Should have gotten something more serious
of booming netbook sales which have come as a surprise to both
Intel and its partners, recent research by NPD group beancounters shows
consumers aren't exactly happy with what they're getting.
In a survey of 600 American adults who bought netbooks, just 58 percent
of them said they were 'very satisfied', and some are pretty
disappointed with them. Apparently six out of ten consumers thought
netbooks were equivalent to notebooks, and that would provide them with
the same level of functionality. Obviously, this is not the case, but
most consumers just don't get it, as they're relatively uninformed and
fall pray to marketing. Interestingly, 18 to 24-year-olds were the most unhappy of the lot, and
netbooks were originally marketed to kids and students. A whopping 65
percent said they expected better performance from their toys.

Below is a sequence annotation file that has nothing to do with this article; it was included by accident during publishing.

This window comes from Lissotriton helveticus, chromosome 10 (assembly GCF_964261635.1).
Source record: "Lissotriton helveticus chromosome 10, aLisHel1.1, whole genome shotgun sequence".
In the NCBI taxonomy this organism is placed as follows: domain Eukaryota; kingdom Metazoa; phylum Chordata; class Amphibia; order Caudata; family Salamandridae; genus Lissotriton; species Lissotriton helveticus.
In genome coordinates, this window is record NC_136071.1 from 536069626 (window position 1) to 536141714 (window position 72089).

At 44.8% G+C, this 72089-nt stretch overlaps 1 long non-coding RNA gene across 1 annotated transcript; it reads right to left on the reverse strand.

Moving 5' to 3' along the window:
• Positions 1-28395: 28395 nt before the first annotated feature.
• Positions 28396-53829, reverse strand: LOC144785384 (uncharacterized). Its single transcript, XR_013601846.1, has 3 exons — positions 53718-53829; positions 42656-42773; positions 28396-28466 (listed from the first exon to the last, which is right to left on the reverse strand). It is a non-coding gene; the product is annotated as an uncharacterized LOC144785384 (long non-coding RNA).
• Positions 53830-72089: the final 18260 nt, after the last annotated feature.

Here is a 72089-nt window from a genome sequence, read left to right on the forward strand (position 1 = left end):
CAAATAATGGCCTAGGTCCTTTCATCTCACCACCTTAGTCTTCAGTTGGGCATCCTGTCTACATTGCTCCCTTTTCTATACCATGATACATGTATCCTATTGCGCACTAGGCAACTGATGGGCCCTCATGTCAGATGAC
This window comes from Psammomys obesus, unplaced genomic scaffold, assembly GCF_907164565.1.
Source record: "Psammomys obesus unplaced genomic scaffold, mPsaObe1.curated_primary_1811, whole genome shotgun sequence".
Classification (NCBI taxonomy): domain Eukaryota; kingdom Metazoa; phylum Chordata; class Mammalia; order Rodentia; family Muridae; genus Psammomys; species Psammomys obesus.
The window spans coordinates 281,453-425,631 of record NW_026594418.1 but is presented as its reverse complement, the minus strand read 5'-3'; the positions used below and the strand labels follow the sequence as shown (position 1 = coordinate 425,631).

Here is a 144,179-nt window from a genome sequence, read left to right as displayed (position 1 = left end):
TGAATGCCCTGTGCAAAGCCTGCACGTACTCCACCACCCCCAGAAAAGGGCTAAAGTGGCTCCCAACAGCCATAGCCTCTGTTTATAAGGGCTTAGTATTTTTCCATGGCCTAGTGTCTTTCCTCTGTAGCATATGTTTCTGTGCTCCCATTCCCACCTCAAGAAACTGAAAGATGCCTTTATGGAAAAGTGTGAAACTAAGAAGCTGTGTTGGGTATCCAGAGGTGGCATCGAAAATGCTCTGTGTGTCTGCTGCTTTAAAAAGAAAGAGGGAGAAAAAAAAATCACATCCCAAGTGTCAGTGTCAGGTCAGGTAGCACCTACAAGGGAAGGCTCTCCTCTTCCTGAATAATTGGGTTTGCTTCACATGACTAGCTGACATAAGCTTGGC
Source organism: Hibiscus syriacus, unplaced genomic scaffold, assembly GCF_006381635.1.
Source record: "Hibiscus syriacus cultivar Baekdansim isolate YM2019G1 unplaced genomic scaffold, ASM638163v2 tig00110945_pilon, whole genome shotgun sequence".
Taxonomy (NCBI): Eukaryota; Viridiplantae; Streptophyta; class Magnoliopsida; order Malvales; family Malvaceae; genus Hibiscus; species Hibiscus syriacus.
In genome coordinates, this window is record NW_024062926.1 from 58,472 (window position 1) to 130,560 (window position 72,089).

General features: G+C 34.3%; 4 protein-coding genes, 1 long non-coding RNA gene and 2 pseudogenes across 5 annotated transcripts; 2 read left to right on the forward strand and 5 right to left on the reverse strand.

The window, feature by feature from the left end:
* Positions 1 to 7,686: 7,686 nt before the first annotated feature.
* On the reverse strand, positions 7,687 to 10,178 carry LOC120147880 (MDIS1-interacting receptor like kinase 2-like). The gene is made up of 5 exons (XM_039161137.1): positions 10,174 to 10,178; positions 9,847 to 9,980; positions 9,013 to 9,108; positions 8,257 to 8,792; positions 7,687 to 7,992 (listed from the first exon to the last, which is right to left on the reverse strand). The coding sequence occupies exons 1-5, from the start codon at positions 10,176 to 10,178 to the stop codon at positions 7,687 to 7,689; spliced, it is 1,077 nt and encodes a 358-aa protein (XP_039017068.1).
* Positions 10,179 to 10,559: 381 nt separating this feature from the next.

It's worth pointing out that this isn't Intel's fault. In fact, Intel
spinners have done everything short of dropping to their knees and
begging OEMs to stop marketing netbooks in a way which could confuse
Joe Sixpack. Intel was always adamant that netbooks were secondary
devices, intended for very undemanding tasks and consumers.
"OEMs aren't marketing (netbooks) properly," said NPD analyst Stephen
Baker, "because consumers think they can use it just like a notebook."
Obviously Intel's warnings fell on deaf ears, as vendors are doing much
to change the way they advertise netbooks. However, in the end the
consumers are to always to blame, as no sane person believes marketing,
and in the age of google, you can inform yourself about the product
you're buying in minutes. It seems some people just can't be bothered
to do so.